Zingibain

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Zingibain
Identifiers
EC number3.4.22.67
CAS number246044-91-7
Databases
IntEnzIntEnz view
BRENDABRENDA entry
ExPASyNiceZyme view
KEGGKEGG entry
MetaCycmetabolic pathway
PRIAMprofile
PDB structuresRCSB PDB PDBe PDBsum

Zingibain, zingipain, or ginger protease (EC 3.4.22.67) is a cysteine protease enzyme found in ginger (Zingiber officinale) rhizomes.[1][2][3] It catalyses the preferential cleavage of peptides with a proline residue at the P2 position. It has two distinct forms, ginger protease I (GP-I) and ginger protease II (GP-II).[4]

Uses[edit]

Zingipain curdles milk, and has been suggested as a vegetable rennet for cheese production.[5] It is also used to make the Cantonese dish ginger milk curd.[6]

Like papain from papayas and bromelain from pineapples, it is used as a meat tenderizer.[7] However, extracted zingibain is unstable, with a half-life of about 2 days at 5°C, making it problematic for commercial applications.[8]

See also[edit]

References[edit]

  1. ^ Choi KH, Laursen RA (March 2000). "Amino-acid sequence and glycan structures of cysteine proteases with proline specificity from ginger rhizome Zingiber officinale". European Journal of Biochemistry. 267 (5): 1516–26. doi:10.1046/j.1432-1327.2000.01152.x. PMID 10691991.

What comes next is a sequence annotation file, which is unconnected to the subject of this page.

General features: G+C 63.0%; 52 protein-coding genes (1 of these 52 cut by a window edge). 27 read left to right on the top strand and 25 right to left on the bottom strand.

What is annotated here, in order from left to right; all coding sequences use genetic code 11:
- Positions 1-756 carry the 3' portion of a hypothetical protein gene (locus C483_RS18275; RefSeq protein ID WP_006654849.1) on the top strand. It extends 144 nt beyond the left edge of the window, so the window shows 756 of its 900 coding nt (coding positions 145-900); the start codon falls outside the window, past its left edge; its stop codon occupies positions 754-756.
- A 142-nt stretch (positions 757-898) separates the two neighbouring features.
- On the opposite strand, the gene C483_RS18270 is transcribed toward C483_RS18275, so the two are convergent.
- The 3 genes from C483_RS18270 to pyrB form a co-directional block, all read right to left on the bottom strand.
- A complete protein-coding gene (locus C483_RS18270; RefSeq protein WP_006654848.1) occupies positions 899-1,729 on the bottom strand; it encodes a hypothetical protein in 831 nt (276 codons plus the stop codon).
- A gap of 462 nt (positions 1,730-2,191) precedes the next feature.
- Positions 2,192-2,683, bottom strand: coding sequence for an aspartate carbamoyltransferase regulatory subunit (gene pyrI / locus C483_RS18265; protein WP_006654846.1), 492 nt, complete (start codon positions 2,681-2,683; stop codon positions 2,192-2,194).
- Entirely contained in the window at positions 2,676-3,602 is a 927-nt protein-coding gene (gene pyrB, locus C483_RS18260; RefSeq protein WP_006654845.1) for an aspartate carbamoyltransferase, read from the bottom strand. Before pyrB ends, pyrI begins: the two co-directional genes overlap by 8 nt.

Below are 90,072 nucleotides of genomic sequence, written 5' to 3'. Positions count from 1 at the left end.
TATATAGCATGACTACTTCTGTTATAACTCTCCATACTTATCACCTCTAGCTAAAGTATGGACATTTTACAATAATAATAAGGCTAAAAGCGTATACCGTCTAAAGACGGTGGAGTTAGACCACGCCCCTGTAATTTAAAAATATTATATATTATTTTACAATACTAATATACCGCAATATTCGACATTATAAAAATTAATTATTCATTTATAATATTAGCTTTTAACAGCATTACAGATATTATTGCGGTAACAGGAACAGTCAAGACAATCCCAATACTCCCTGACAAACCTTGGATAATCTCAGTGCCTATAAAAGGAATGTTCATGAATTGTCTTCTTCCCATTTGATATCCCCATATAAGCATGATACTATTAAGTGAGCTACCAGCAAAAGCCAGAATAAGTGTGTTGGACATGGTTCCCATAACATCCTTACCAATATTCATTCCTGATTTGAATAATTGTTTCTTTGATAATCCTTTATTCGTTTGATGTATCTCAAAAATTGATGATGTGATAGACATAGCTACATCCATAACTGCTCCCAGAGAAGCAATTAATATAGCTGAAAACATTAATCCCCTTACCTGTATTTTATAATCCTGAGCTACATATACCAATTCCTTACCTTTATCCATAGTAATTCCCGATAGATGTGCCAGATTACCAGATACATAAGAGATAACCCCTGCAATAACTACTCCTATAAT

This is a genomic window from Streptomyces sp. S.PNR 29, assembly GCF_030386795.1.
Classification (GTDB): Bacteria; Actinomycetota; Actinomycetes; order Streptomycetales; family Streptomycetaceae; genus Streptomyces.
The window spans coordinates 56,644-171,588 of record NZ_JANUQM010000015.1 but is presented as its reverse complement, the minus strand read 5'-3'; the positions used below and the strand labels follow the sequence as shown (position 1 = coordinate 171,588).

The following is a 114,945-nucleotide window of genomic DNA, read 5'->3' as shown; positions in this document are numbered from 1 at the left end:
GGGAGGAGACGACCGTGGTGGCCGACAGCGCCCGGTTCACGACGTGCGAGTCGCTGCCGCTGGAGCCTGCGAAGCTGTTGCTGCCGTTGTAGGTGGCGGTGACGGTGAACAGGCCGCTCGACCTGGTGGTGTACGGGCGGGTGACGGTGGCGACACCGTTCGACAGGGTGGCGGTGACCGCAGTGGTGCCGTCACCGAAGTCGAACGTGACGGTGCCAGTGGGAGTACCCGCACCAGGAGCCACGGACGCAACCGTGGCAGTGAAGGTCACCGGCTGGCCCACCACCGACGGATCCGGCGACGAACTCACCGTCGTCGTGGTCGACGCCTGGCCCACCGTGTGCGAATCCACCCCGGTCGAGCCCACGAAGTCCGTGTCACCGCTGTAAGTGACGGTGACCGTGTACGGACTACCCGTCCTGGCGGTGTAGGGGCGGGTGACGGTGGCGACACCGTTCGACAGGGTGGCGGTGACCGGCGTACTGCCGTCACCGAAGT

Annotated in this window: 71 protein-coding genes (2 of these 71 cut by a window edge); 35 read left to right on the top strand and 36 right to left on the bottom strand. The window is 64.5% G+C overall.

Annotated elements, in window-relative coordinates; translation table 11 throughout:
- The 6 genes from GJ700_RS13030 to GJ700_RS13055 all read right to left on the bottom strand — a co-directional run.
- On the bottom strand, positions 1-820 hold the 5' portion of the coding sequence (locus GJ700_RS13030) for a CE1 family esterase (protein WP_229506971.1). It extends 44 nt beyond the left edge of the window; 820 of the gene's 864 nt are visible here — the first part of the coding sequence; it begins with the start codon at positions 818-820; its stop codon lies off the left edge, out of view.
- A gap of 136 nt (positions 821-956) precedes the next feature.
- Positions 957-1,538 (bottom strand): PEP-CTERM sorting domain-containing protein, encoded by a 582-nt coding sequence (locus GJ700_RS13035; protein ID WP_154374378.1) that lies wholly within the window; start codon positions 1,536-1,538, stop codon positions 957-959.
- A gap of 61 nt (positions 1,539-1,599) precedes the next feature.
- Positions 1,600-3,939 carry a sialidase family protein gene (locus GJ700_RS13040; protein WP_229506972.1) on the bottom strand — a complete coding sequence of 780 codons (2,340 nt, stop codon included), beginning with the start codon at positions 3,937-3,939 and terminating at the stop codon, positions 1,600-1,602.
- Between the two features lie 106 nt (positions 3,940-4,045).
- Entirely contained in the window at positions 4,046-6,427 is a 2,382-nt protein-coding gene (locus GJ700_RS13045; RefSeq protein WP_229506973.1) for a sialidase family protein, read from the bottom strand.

2. ^ Ohtsuki K, Taguchi K, Sato K, Kawabata M (February 1995). "Purification of ginger proteases by DEAE-Sepharose and isoelectric focusing". Biochimica et Biophysica Acta. 1243 (2): 181–4. doi:10.1016/0304-4165(94)00145-n. PMID 7873561.
  3. ^ Choi KH, Laursen RA, Allen KN (September 1999). "The 2.1 A structure of a cysteine protease with proline specificity from ginger rhizome, Zingiber officinale". Biochemistry. 38 (36): 11624–33. doi:10.1021/bi990651b. PMID 10512617.
  4. ^ Huang XW, Chen LJ, Luo YB, Guo HY, Ren FZ (May 2011). "Purification, characterization, and milk coagulating properties of ginger proteases". Journal of Dairy Science. 94 (5): 2259–69. doi:10.3168/jds.2010-4024.
  5. ^ Huang XW, Chen LJ, Luo YB, Guo HY, Ren FZ (May 2011). "Purification, characterization, and milk coagulating properties of ginger proteases". Journal of Dairy Science. 94 (5): 2259–69. doi:10.3168/jds.2010-4024.
  6. ^ http://blog.khymos.org/2014/02/24/ginger-milk-curd/
  7. ^ Minh Haa; Alaa El-Din A. Bekhit; Alan Carnea; David L. Hopkins (2012). "Characterisation of commercial papain, bromelain, actinidin and zingibain protease preparations and their activities toward meat proteins". Food Chemistry. 134 (1). doi:10.1016/j.foodchem.2012.02.071.
  8. ^ Pitaya Adulyatham; Richard Owusu-Apenten (April 2005). "Stabilization and Partial Purification of a Protease from Ginger Rhizome (Zingiber offinale Roscoe)". Journal of Food Science. doi:10.1111/j.1365-2621.2005.tb07130.x.

External links[edit]